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Vail Daily column: College creates sustainable futures

Kim Langmaid
Valley Voices

I recently attended the first Community Partnership Advisory Council meeting for the Sustainability Studies program at Colorado Mountain College. The purpose of the committee is to benefit current and future students and the Eagle Valley community at-large by enhancing student engagement opportunities in the community.

Our local high school students who are soon graduating, and all of our communities throughout the Vail Valley, are fortunate to have such an incredible and innovative college degree program in our local “backyard.” The Bachelor of Arts in Sustainability Studies, and the Certificate in Sustainability Leadership for people who already have a bachelor’s and want professional development in sustainability, both offer practically anyone in our community the opportunity to envision and create better futures while learning the skills to apply sustainability principles wherever they live and work.

Sustainability is a very dynamic field and sometimes difficult to explain.

“It’s not a static field with clear expectations like a degree in nursing or education would be. Students and faculty are learning and teaching for a future that is not settled or predictable,” said advisory committee member Luke Cartin, Vail Resorts’ senior mountain environmental affairs manager. Environmental sustainability is a key focus of Vail Resorts’ Epic Promise charitable giving program. The company provides scholarship funds for students in the sustainability studies program.

Sustainability is by definition an emergent, creative and interdisciplinary field that combines skills and problem-solving techniques from traditional disciplines such as economics, marketing and communications, environmental sciences and management, social studies, leadership and policy. And our mountain communities in the Vail Valley are an excellent place for students to gain practical hands-on experiences through community partnerships. Internship experiences have already taken place through partnerships between Colorado Mountain College and local organizations including Walking Mountains Science Center, town of Vail, Eagle County, Energy Smart Colorado, Eagle River Watershed Council and R.A. Nelson, one of the valley’s top sustainable building companies.

One of this year’s college graduates earning her Bachelor of Arts in Sustainability Studies, Nikki Maline, worked with Walking Mountains and the town of Vail this past year to provide education and outreach to hundreds of Vail businesses and homeowners about the new town of Vail recycling ordinance. Sustainability is a rapidly growing field locally, nationally and globally and many local employers are adopting sustainable business practices through the Actively Green sustainable business program. There are currently 37 local businesses certified in sustainable best-practices that are implementing sustainability into their business culture while using a cloud-based sustainability management system to monitor their results.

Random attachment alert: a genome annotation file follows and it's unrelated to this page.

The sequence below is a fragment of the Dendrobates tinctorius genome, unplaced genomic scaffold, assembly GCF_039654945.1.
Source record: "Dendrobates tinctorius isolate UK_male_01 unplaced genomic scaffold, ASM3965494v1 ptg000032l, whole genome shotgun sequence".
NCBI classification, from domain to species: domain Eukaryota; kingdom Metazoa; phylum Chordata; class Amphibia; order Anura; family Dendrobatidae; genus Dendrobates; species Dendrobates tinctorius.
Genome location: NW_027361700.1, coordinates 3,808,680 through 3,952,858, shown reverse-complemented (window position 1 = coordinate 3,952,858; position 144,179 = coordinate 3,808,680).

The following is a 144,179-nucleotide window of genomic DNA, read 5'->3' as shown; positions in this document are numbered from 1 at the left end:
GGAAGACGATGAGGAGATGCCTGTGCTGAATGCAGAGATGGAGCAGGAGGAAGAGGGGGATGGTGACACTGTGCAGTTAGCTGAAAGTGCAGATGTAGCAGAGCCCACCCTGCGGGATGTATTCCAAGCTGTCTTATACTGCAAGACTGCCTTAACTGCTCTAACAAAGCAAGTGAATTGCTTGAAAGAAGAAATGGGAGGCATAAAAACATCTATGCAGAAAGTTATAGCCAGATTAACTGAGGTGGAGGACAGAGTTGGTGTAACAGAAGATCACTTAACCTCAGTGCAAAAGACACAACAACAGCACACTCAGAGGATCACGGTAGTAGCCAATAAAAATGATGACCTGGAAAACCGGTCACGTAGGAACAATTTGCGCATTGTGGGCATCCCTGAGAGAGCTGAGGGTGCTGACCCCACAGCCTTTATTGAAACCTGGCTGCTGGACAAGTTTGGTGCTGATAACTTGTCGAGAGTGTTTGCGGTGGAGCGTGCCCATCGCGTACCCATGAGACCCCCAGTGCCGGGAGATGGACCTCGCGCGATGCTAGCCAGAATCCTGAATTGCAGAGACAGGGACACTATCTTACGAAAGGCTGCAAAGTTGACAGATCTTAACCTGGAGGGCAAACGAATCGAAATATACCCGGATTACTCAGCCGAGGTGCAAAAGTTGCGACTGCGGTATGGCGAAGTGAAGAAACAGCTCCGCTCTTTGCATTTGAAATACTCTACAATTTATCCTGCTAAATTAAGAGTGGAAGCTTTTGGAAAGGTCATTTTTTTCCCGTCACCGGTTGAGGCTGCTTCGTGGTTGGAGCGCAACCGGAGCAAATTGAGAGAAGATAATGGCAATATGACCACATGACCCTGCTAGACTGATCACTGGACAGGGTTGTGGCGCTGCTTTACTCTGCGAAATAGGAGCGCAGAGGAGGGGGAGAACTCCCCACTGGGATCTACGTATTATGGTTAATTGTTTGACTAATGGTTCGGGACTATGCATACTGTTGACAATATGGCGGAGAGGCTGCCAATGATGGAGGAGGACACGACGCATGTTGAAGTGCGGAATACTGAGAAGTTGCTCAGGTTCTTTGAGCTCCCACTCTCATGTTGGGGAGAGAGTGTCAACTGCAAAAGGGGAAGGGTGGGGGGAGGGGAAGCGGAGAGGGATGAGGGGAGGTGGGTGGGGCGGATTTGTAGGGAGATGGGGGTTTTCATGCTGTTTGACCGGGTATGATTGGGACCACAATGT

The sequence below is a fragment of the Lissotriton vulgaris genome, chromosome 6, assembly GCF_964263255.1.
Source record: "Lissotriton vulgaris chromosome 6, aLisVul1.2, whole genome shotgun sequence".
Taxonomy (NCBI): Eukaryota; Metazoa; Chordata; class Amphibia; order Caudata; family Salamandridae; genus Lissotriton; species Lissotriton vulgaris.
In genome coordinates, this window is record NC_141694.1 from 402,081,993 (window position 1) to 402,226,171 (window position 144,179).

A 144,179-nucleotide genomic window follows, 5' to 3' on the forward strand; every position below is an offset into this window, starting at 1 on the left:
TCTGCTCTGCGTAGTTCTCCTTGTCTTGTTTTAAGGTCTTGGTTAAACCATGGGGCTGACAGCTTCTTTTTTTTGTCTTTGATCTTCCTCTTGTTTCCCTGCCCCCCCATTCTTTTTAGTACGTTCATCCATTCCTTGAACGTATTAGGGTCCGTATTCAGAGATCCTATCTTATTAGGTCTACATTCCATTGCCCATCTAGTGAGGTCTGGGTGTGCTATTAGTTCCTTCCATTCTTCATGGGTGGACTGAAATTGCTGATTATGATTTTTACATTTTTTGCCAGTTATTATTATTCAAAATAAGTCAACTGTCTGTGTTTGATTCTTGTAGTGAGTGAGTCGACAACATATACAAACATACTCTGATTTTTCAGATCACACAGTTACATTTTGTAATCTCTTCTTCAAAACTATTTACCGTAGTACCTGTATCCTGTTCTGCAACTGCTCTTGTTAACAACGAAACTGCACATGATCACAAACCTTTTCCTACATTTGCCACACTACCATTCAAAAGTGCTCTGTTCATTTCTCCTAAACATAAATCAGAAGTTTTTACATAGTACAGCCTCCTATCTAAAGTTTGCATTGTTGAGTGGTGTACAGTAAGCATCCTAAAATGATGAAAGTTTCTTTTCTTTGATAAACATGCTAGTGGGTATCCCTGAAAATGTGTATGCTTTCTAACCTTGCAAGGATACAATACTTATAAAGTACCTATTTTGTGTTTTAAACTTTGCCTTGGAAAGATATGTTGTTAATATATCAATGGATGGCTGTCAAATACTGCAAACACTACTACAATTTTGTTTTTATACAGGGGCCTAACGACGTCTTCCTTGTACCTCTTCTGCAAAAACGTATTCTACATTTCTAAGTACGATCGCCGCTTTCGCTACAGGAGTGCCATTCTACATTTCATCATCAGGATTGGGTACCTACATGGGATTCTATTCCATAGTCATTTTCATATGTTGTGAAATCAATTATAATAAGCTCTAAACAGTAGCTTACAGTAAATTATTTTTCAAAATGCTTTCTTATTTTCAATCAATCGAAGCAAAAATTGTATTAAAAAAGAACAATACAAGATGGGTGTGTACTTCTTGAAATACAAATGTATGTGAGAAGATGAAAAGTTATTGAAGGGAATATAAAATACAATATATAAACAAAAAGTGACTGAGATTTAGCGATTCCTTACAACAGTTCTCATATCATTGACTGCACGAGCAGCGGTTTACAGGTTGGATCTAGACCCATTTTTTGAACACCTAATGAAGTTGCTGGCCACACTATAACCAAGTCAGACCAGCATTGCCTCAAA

Jay Cline, an entrepreneur and graduate of the sustainability studies program who attended the advisory council meeting said “there is always some aspect of sustainability happening somewhere in people’s lives or businesses, and they might not call it ‘sustainability,’ but you just need to find it and build upon it.” Another graduate, Bailey Matthews, who works for Eagle County Schools, says the word she uses to describe sustainability is balance.

“It’s about balancing economic prosperity with social equity and environmental stewardship. They go hand-in-hand to create the best solutions. The critical thinking and problem-solving skills in the sustainability studies program can be transferred to any kind of business or organization,” Matthews said.

Since I teach the Systems Thinking in Sustainability class at Colorado Mountain College, I love to think in terms of feedback loops and emergent properties, both concepts are aspects of all social, economic and ecological systems. Systems thinking is a method used for analysis and problem solving and is a highly relevant skill for anyone in a leadership or management position or involved in creating any kind of positive change in a system.

What I observe happening with the Sustainability Studies program in our communities is a dominant reinforcing feedback loop, where local businesses and organizations benefit from the involvement and training of students, and where the students benefit from hands-on experiences supporting local businesses and helping them integrate this new and dynamic field of sustainability into their business culture.

So, you might ask, what emergent properties will result from this dynamic reinforcing feedback loop relationship with our communities? Will it be increased economic development? More environmental stewardship? Higher standards for water conservation? Better transportation systems with less carbon emissions? Less local poverty and better living conditions? More locally grown healthy food? Well, I can’t ultimately tell you. Our future is “unsettled and unknown,” but if we place our bets in the Colorado Mountain College Sustainability Studies program, we’re guaranteed to be creating better and more sustainable future.

Kim Langmaid, Ph.D., is the founder and vice president at Walking Mountains Science Center in Avon and she teaches sustainability studies at Colorado Mountain College. She can be reached at kiml@walkingmountains.org.


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